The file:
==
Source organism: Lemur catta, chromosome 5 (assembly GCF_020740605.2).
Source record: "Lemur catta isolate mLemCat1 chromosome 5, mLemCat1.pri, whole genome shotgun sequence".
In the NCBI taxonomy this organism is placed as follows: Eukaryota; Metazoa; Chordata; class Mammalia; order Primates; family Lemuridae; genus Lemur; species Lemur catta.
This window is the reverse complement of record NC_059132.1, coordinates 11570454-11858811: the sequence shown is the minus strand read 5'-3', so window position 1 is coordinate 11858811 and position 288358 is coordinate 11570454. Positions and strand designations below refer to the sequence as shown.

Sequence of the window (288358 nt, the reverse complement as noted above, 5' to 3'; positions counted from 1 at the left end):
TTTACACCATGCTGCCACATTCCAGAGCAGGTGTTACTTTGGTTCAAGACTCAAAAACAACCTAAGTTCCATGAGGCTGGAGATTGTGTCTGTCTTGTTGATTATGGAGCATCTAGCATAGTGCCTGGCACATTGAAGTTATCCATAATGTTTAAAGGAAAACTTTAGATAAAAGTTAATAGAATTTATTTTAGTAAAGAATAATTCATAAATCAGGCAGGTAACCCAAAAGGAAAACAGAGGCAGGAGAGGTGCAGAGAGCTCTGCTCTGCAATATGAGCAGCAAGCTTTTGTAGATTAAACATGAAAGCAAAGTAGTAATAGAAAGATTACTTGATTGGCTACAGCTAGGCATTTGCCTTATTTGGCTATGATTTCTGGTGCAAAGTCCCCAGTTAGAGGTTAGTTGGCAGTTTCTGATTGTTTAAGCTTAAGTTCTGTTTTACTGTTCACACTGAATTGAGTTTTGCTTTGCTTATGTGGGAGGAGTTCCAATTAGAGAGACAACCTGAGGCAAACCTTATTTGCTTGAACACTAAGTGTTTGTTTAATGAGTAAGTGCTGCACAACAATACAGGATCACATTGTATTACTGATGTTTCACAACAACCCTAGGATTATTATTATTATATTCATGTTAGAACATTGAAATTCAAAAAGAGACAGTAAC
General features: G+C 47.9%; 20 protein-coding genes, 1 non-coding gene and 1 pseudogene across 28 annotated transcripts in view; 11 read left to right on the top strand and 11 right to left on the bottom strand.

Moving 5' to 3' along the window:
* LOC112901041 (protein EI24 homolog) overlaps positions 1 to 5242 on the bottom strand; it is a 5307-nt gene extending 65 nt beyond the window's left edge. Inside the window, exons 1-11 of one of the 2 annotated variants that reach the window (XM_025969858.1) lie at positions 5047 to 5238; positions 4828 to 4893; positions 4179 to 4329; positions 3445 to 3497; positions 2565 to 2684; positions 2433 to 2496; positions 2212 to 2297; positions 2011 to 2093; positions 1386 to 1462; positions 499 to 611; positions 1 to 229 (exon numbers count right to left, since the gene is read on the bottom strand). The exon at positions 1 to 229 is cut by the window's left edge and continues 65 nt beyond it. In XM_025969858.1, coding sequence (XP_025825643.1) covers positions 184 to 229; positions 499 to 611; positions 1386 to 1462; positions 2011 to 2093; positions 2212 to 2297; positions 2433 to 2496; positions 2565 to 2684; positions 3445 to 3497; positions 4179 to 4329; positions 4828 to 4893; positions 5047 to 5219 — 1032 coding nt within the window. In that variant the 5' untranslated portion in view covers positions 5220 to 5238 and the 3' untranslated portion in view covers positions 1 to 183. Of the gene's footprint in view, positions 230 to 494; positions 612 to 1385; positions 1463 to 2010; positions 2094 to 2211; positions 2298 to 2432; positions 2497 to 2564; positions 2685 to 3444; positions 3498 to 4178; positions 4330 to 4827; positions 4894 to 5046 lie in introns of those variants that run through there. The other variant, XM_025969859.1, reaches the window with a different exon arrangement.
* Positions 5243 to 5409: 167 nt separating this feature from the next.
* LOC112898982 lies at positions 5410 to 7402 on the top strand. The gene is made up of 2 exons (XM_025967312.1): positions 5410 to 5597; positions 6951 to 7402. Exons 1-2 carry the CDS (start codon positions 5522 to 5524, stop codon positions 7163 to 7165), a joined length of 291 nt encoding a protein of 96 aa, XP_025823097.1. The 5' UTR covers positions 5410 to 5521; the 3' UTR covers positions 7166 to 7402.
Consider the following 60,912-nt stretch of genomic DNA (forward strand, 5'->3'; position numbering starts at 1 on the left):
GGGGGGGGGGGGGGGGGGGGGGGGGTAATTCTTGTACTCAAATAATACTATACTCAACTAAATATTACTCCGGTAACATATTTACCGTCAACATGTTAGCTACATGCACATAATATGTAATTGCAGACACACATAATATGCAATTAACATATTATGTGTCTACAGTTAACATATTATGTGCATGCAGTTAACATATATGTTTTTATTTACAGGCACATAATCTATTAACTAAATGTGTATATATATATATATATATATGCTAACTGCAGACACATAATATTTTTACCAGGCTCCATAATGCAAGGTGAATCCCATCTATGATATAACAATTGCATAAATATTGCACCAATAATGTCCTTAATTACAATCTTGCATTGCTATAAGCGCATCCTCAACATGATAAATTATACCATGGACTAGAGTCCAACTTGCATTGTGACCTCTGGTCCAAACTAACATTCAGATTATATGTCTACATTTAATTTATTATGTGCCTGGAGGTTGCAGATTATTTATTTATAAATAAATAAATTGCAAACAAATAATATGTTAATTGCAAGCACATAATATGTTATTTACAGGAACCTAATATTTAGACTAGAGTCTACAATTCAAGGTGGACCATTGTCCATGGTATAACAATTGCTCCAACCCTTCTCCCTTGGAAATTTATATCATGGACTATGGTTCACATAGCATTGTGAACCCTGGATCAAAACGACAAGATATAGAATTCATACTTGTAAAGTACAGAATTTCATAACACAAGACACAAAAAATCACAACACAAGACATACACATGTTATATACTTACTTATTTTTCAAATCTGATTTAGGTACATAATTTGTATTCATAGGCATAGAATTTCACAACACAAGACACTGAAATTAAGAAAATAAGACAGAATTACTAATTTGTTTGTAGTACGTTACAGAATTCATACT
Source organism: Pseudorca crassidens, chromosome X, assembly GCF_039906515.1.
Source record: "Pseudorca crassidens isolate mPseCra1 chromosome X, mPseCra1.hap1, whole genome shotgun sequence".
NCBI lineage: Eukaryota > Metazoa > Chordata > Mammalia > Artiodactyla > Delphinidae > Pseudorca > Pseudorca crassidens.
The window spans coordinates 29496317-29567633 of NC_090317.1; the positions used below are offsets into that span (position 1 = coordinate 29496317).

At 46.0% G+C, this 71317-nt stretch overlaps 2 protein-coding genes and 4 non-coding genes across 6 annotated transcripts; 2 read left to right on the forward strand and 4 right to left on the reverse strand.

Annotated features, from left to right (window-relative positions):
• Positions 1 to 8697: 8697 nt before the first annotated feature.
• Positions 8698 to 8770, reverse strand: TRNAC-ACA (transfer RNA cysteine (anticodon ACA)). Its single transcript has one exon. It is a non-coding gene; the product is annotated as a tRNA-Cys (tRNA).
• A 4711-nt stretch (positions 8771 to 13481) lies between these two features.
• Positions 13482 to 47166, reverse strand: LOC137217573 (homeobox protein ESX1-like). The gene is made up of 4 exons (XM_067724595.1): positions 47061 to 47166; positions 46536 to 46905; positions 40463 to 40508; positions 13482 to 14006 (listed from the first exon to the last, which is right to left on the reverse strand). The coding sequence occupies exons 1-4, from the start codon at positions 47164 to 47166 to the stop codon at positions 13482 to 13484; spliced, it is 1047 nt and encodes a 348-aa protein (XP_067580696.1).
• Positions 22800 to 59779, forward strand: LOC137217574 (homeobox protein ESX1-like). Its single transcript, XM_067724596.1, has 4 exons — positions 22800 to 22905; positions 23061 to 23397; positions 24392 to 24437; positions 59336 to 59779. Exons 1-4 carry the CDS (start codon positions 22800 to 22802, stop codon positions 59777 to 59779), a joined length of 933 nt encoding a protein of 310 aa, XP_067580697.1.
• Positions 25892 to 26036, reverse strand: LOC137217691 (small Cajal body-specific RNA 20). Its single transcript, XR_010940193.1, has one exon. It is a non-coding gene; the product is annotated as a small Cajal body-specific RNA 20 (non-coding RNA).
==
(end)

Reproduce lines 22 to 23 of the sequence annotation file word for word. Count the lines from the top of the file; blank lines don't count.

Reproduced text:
• A 4711-nt stretch (positions 8771 to 13481) lies between these two features.
• Positions 13482 to 47166, reverse strand: LOC137217573 (homeobox protein ESX1-like). The gene is made up of 4 exons (XM_067724595.1): positions 47061 to 47166; positions 46536 to 46905; positions 40463 to 40508; positions 13482 to 14006 (listed from the first exon to the last, which is right to left on the reverse strand). The coding sequence occupies exons 1-4, from the start codon at positions 47164 to 47166 to the stop codon at positions 13482 to 13484; spliced, it is 1047 nt and encodes a 348-aa protein (XP_067580696.1).